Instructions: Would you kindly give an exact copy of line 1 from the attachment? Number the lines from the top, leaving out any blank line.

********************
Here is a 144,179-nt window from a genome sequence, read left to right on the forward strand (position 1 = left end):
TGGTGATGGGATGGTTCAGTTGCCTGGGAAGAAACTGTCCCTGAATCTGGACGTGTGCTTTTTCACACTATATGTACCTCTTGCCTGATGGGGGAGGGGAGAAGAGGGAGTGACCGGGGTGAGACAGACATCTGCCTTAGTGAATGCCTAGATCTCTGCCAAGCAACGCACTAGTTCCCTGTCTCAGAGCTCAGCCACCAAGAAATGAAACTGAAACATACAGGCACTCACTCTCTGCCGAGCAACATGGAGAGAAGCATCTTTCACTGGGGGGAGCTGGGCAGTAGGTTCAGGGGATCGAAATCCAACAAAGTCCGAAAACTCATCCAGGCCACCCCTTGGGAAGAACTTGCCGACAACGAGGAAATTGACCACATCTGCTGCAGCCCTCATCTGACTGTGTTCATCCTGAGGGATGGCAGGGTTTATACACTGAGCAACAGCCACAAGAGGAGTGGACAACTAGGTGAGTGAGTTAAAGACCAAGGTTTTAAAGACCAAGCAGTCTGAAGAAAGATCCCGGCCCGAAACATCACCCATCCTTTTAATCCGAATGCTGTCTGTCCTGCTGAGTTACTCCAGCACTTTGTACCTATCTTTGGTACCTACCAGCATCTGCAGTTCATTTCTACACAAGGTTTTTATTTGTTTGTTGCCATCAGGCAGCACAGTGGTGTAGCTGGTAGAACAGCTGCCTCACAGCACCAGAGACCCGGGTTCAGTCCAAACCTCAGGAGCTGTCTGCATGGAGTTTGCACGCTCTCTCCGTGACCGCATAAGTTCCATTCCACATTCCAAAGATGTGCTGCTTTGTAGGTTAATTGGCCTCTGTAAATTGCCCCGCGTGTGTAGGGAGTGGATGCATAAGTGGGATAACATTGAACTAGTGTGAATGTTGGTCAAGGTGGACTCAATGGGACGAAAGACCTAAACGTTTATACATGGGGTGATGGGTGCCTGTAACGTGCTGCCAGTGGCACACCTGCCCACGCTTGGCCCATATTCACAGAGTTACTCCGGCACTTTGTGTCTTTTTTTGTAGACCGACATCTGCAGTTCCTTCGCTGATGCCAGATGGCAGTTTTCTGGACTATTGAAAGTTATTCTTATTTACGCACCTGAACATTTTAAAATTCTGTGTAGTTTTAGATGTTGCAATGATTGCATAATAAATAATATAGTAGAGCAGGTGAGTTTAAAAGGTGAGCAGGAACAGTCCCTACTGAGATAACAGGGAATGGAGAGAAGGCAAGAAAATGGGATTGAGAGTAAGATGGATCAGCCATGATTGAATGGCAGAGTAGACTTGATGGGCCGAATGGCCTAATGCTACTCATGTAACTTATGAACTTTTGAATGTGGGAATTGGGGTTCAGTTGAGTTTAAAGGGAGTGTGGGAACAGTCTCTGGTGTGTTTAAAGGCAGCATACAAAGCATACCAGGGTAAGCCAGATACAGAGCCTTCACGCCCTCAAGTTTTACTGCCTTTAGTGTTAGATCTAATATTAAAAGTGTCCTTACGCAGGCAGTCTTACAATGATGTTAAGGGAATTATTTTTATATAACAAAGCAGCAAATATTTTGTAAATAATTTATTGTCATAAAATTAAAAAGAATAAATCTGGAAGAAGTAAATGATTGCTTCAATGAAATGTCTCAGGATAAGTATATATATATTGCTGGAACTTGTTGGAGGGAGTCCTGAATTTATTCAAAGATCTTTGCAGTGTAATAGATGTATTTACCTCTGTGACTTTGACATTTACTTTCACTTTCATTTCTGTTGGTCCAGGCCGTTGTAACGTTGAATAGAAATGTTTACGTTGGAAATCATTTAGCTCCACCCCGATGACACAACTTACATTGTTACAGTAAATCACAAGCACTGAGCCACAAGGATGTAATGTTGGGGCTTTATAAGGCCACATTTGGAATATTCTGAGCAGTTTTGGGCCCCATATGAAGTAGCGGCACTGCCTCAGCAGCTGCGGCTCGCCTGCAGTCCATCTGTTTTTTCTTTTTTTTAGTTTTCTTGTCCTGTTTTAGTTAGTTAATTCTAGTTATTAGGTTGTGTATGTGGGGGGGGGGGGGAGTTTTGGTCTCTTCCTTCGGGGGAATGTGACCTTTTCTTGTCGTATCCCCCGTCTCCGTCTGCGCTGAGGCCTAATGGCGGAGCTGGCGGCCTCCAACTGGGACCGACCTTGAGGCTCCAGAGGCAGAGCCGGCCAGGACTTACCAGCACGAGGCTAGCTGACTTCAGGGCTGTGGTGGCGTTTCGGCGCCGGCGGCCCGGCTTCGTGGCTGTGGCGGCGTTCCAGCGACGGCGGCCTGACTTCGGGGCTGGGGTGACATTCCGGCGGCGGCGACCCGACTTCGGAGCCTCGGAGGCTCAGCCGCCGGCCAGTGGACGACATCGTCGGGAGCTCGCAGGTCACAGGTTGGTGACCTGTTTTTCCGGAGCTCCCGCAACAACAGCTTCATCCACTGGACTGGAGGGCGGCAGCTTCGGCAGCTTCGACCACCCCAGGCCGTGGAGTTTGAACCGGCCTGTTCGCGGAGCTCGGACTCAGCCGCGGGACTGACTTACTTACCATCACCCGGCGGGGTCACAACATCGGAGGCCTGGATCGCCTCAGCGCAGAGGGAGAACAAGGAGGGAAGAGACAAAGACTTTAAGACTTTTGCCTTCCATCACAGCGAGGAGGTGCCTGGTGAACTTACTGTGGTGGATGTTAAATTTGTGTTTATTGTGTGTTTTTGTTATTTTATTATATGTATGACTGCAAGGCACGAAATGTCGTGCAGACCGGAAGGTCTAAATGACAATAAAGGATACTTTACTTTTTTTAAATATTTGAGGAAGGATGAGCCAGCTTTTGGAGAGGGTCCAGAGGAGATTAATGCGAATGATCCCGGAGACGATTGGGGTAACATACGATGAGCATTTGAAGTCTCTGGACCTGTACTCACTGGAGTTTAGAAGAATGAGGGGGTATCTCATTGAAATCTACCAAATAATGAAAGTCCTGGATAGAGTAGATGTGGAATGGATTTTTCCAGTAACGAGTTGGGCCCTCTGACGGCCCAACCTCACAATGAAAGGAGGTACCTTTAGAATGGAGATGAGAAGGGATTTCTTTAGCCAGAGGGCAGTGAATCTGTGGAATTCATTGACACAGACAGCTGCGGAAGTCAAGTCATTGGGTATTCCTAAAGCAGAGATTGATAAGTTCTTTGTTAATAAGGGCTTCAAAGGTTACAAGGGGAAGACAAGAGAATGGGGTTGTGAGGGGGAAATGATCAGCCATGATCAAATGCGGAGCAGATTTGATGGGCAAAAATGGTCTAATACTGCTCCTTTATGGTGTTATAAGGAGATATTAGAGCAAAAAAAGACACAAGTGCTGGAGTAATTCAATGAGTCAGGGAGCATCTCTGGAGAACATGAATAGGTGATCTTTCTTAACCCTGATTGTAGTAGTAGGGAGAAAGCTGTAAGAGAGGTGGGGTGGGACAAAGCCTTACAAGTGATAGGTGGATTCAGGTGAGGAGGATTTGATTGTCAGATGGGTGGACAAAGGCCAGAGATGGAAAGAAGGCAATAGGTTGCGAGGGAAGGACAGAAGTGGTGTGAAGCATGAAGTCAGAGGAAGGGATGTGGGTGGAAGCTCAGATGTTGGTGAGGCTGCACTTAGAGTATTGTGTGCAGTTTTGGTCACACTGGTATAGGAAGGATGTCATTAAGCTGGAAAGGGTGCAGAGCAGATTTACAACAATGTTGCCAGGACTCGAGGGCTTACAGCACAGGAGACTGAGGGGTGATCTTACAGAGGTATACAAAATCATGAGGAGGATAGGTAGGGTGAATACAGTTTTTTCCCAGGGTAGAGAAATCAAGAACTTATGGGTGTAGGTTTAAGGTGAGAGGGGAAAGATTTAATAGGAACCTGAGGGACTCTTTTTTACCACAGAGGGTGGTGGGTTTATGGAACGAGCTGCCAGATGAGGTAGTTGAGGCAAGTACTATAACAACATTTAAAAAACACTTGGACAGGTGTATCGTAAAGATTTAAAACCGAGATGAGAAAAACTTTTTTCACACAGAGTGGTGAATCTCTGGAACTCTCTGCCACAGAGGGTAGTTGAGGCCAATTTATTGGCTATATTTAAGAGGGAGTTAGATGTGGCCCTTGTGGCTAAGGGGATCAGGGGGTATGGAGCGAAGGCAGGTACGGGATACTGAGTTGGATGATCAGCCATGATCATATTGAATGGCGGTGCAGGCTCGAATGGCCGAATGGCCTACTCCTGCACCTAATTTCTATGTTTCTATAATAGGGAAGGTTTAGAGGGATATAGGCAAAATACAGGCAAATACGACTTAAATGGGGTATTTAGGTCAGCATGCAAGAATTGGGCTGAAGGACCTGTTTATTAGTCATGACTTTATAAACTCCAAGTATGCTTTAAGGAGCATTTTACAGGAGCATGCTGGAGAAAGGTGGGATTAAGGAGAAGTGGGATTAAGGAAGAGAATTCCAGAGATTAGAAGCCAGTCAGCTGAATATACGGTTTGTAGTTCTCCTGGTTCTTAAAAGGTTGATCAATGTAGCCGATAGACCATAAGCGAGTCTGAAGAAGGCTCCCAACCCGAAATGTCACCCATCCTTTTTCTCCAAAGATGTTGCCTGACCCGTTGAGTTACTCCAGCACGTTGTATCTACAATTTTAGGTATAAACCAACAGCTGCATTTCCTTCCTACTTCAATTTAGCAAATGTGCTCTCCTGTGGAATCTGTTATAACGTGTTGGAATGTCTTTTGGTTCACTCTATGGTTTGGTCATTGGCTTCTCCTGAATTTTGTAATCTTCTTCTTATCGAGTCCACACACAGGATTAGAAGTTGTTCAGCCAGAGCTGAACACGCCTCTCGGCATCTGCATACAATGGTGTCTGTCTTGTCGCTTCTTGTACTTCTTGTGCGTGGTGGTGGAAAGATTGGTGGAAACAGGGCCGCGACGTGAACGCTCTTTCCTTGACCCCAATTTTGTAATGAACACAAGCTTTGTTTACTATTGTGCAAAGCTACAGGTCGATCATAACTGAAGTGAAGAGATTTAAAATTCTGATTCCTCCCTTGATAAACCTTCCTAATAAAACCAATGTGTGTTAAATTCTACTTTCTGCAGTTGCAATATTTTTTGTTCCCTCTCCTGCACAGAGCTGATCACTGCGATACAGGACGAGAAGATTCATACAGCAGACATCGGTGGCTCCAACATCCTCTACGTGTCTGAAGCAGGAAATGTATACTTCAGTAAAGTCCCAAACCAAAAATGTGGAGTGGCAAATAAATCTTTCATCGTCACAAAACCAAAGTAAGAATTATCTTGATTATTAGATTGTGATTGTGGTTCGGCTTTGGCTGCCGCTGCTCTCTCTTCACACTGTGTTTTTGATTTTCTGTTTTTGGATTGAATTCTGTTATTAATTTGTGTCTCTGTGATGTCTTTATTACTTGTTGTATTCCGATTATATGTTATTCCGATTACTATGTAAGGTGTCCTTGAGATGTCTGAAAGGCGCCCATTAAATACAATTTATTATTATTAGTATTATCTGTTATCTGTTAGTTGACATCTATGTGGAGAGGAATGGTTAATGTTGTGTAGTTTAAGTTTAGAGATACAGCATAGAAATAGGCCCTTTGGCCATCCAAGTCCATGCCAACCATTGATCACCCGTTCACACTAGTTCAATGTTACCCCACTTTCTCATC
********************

Here is a 144,179-nt window from a genome sequence, read left to right on the forward strand (position 1 = left end):